The answer here has to be “yes”. There’s no way to reconcile the two following passages, other than by allowing that circumstances had changed.
First, the Jerusalem council, dated to around 49 CE.
19 Therefore my judgment is that we should not trouble those of the Gentiles who turn to God, 20but should write to them to abstain from the things polluted by idols, and from sexual immorality, and from what has been strangled, and from blood. 21 For from ancient generations Moses has had in every city those who proclaim him, for he is read every Sabbath in the synagogues.” The Council’s Letter to Gentile Believers 22 Then it seemed good to the apostles and the elders, with the whole church, to choose men from among them and send them to Antioch with Paul and Barnabas. They sent Judas called Barsabbas, and Silas, leading men among the brothers, 23 with the following letter: “The brothers, both the apostles and the elders, to the brothers who are of the Gentiles in Antioch and Syria and Cilicia, greetings. 24 Since we have heard that some persons have gone out from us and troubled you with words, unsettling your minds, although we gave them no instructions, 25 it has seemed good to us, having come to one accord, to choose men and send them to you with our beloved Barnabas and Paul, 26men who have risked their lives for the name of our Lord Jesus Christ. 27 We have therefore sent Judas and Silas, who themselves will tell you the same things by word of mouth. 28For it has seemed good to the Holy Spirit and to us to lay on you no greater burden than these requirements: 29 that you abstain from what has been sacrificed to idols, and from blood, and from what has been strangled, and from sexual immorality. If you keep yourselves from these, you will do well. Farewell.” 30 So when they were sent off, they went down to Antioch, and having gathered the congregation together, they delivered the letter. 31 And when they had read it, they rejoiced because of its encouragement. 32 And Judas and Silas, who were themselves prophets, encouraged and strengthened the brothers with many words. 33 And after they had spent some time, they were sent off in peace by the brothers to those who had sent them. 35 But Paul and Barnabas remained in Antioch, teaching and preaching the word of the Lord, with many others also. (Acts 15:19-35)
So here it is clear that the Jerusalem council, including Paul, agreed to advise Gentile Christians not to eat the three types of meat most offensive to Jews.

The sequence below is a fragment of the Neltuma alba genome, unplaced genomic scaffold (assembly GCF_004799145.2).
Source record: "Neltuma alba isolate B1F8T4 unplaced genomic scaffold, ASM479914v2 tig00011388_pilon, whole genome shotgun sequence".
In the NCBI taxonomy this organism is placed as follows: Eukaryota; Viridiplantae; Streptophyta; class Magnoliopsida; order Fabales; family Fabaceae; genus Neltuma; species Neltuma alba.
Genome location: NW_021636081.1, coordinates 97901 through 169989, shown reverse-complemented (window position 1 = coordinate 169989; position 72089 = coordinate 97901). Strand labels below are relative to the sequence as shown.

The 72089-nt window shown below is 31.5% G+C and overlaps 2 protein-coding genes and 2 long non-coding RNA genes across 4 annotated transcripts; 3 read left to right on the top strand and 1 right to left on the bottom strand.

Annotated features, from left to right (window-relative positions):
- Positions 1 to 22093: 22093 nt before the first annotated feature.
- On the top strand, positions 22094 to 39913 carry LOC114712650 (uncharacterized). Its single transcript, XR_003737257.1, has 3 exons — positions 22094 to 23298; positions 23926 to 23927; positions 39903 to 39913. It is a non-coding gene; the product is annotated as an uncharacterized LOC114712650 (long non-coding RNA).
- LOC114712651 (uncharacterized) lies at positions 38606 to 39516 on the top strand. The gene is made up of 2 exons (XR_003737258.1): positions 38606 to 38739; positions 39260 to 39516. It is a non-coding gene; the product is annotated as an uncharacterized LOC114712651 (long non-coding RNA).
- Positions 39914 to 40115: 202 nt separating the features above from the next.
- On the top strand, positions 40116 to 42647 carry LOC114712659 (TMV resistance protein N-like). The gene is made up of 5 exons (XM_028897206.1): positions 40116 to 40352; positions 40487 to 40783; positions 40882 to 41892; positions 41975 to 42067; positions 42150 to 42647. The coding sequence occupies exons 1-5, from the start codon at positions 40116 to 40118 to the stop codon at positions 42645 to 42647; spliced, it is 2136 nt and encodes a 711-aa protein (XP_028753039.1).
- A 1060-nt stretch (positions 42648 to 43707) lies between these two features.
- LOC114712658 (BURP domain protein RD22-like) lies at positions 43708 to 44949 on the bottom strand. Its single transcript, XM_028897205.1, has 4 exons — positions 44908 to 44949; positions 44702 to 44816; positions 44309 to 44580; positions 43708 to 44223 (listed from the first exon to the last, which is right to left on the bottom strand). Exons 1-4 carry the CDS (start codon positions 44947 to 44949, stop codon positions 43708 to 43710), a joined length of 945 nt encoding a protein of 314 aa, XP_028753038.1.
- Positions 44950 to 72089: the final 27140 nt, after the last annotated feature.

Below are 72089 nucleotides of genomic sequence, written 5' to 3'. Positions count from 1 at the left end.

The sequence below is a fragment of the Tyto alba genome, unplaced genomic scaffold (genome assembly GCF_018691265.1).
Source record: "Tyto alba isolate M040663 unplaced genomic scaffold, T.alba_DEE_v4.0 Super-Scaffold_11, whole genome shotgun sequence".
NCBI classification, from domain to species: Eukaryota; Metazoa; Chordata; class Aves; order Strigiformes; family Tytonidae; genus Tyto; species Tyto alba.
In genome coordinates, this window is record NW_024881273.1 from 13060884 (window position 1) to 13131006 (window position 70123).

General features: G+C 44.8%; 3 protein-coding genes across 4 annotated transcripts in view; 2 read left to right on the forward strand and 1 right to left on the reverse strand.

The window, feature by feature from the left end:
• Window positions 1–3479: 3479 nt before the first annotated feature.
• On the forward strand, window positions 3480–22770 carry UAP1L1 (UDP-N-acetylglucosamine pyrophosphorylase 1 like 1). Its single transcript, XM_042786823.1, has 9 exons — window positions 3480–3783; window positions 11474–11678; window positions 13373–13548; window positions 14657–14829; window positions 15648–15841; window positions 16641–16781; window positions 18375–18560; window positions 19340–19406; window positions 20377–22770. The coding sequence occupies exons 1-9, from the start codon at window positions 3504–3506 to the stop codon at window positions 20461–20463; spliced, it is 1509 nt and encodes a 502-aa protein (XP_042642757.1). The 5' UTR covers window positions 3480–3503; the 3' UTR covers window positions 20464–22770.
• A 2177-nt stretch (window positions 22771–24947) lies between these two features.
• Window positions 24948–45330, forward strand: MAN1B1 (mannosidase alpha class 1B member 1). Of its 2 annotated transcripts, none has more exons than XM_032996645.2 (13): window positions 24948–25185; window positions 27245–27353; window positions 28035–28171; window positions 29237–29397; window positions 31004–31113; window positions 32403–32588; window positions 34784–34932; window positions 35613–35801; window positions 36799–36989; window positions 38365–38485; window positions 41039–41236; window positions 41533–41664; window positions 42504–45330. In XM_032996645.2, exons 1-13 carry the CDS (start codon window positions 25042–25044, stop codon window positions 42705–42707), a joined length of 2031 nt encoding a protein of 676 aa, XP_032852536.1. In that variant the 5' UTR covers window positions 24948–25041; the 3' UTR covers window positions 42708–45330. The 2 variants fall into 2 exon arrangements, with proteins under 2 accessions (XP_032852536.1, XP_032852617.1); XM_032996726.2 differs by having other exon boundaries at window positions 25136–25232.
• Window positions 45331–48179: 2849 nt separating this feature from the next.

And then, a few years later, 1 Corinthians, dated to around 57 CE:
23 “All things are lawful,” but not all things are helpful. “All things are lawful,” but not all things build up. 24 Let no one seek his own good, but the good of his neighbour. 25 Eat whatever is sold in the meat market without raising any question on the ground of conscience. 26 For “the earth is the Lord’s, and the fullness thereof.” 27 If one of the unbelievers invites you to dinner and you are disposed to go, eat whatever is set before you without raising any question on the ground of conscience. 28 But if someone says to you, “This has been offered in sacrifice,” then do not eat it, for the sake of the one who informed you, and for the sake of conscience— 29 I do not mean your conscience, but his. For why should my liberty be determined by someone else’s conscience? 30 If I partake with thankfulness, why am I denounced because of that for which I give thanks? 31 So, whether you eat or drink, or whatever you do, do all to the glory of God. 32 Give no offense to Jews or to Greeks or to the church of God, 33 just as I try to please everyone in everything I do, not seeking my own advantage, but that of many, that they may be saved. (1 Corinthians 10:23-32)
This is explicit, Paul says that it is okay to eat meat sacrificed to idols, the very worst kind of meat, as far as Jews were concerned.
Against this note that in 27 and 31 Paul in effect back-tracks to the same position as the Jerusalem council letter; If it will prevent people from coming to Christ, then better not to eat – consider the vulnerable people’s conscience not your own.
But even so, in making this allowance Paul does not change his position that one’s own conscience remains clear. As Paul says in Colossians 2: 16 “Therefore let no one judge you by what you eat or drink, or with regard to a feast, a New Moon, or a Sabbath.” And that statement is explicit that whatever one might not eat as a concession to the weakness of others, in no way is to one let oneself be judged or pressured into such rules.